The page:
Bacterial RNA sequencing (RNA-seq) is a powerful approach for quantitatively delineating the global transcriptional profiles of microbes in order to gain deeper understanding of their physiology and function. Cost-effective bacterial RNA-seq requires efficient physical removal of ribosomal RNA (rRNA), which otherwise dominates transcriptomic reads. However, current methods to effectively deplete rRNA of diverse non-model bacterial species are lacking.
Here, Columbia University researchers describe a probe and ribonuclease based strategy for bacterial rRNA removal. They implemented the method using either chemically synthesized oligonucleotides or amplicon-based single-stranded DNA probes and validated the technique on three novel gut microbiota isolates from three distinct phyla. The researchers further showed that different probe sets can be used on closely related species. They provide a detailed methods protocol, probe sets for >5000 common microbes from RefSeq, and an online tool to generate custom probe libraries. This approach lays the groundwork for large-scale and cost-effective bacterial transcriptomics studies.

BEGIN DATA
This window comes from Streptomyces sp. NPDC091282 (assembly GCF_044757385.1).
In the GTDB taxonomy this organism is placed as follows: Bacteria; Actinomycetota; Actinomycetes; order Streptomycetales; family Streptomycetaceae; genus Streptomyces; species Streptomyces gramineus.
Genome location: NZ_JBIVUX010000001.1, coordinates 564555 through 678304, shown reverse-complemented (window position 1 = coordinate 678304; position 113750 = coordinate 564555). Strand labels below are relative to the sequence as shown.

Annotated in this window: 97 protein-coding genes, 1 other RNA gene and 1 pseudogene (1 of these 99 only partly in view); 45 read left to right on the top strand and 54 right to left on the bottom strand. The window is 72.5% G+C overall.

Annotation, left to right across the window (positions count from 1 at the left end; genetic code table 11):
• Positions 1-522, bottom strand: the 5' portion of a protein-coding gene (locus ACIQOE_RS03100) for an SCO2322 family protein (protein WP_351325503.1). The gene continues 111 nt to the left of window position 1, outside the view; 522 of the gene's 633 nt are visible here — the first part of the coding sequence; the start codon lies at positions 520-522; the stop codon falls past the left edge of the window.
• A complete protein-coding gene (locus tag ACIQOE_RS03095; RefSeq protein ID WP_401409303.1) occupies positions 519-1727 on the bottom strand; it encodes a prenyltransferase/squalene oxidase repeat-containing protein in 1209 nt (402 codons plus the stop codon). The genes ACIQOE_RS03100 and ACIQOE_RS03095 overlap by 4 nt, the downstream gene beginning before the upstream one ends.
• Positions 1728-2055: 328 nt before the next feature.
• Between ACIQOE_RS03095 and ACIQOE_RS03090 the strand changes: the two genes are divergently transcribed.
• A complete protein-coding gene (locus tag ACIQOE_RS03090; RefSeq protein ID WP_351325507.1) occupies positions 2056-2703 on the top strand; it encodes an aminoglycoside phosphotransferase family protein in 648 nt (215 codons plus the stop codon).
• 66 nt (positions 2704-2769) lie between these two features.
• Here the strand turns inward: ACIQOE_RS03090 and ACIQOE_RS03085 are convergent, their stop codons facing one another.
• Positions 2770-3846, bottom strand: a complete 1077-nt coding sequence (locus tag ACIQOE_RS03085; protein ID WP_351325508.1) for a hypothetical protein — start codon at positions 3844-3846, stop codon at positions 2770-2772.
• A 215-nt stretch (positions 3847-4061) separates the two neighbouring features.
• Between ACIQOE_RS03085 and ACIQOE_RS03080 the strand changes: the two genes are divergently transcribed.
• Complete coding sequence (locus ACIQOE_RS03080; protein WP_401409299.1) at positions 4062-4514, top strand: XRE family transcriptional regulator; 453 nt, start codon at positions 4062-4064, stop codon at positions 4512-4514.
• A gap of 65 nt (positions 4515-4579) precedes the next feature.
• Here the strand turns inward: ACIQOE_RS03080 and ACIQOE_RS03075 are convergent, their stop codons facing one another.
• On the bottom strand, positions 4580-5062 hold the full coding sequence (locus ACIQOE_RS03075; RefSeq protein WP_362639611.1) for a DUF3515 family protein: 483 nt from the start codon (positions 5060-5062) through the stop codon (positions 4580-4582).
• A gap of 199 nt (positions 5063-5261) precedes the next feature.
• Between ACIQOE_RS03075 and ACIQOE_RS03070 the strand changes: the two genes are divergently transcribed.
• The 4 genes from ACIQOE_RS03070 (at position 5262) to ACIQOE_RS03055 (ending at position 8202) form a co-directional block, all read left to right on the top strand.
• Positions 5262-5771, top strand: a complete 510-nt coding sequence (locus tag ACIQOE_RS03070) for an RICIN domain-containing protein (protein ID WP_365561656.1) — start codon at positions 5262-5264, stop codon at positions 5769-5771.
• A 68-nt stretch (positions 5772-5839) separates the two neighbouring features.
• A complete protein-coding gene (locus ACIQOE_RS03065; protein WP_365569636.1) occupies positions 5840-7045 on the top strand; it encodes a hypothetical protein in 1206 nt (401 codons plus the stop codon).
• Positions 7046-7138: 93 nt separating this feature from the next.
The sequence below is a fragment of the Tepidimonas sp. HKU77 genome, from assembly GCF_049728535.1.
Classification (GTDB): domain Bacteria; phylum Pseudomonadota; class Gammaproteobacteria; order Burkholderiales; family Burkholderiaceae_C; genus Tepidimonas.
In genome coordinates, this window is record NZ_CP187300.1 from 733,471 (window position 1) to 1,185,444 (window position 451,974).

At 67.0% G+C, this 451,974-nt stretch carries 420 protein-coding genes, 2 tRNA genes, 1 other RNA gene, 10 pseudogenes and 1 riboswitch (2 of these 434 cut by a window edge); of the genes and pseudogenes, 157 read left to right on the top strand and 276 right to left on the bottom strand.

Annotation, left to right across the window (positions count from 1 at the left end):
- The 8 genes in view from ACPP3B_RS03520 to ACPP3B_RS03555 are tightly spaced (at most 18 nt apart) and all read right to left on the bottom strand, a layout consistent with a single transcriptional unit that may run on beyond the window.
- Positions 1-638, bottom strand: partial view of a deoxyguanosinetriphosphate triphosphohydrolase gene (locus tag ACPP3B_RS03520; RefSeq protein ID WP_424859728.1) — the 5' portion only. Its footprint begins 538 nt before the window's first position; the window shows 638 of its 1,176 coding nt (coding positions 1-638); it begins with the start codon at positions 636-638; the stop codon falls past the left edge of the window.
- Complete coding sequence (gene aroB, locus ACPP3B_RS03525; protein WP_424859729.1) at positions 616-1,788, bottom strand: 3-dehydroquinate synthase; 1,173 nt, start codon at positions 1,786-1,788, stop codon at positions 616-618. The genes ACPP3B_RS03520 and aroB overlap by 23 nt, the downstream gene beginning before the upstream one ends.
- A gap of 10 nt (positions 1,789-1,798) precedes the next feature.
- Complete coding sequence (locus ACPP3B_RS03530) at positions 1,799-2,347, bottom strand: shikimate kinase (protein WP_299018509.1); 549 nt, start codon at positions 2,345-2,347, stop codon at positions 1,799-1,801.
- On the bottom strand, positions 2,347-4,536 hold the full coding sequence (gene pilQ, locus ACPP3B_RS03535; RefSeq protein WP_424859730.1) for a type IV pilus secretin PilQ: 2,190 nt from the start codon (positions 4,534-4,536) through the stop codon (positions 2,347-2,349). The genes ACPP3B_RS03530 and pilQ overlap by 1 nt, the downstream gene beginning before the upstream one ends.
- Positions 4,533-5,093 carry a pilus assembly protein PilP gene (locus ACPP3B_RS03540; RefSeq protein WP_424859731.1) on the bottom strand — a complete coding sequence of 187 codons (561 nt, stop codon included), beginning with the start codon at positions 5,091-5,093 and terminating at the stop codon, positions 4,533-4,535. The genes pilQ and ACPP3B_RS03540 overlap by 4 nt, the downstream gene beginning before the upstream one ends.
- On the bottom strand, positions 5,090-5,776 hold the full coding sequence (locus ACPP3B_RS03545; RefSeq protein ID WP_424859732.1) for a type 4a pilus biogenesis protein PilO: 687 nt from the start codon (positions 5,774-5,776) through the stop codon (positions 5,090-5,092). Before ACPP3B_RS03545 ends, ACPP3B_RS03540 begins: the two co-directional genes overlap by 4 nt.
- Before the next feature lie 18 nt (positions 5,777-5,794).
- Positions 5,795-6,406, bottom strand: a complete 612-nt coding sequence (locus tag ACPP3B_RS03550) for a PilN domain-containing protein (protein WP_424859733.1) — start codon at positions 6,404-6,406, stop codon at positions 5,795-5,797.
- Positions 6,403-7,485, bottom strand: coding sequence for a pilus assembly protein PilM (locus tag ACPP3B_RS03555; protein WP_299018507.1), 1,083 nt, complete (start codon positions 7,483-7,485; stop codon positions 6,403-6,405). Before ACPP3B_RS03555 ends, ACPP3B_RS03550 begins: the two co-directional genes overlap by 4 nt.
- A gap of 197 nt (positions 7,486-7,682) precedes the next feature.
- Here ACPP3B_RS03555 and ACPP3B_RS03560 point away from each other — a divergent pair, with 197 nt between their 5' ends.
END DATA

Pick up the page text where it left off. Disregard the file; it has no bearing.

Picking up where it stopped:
Workflow for bacterial RNase H based rRNA depletion
(A) Probes used for depletion can be either designed and chemically synthesized from known rRNA sequences (oligo-based) or generated by PCR from genomic DNA with 5′-phosphorylated forward primers and subsequent lambda exonuclease digestion (amplicon-based). (B) Probes are then hybridized to total RNA and the rRNA bound by the ssDNA probes is degraded by RNase H. At last, all remaining probes are degraded by DNase I or removed by SPRI beads-based size selection, resulting in enriched mRNAs.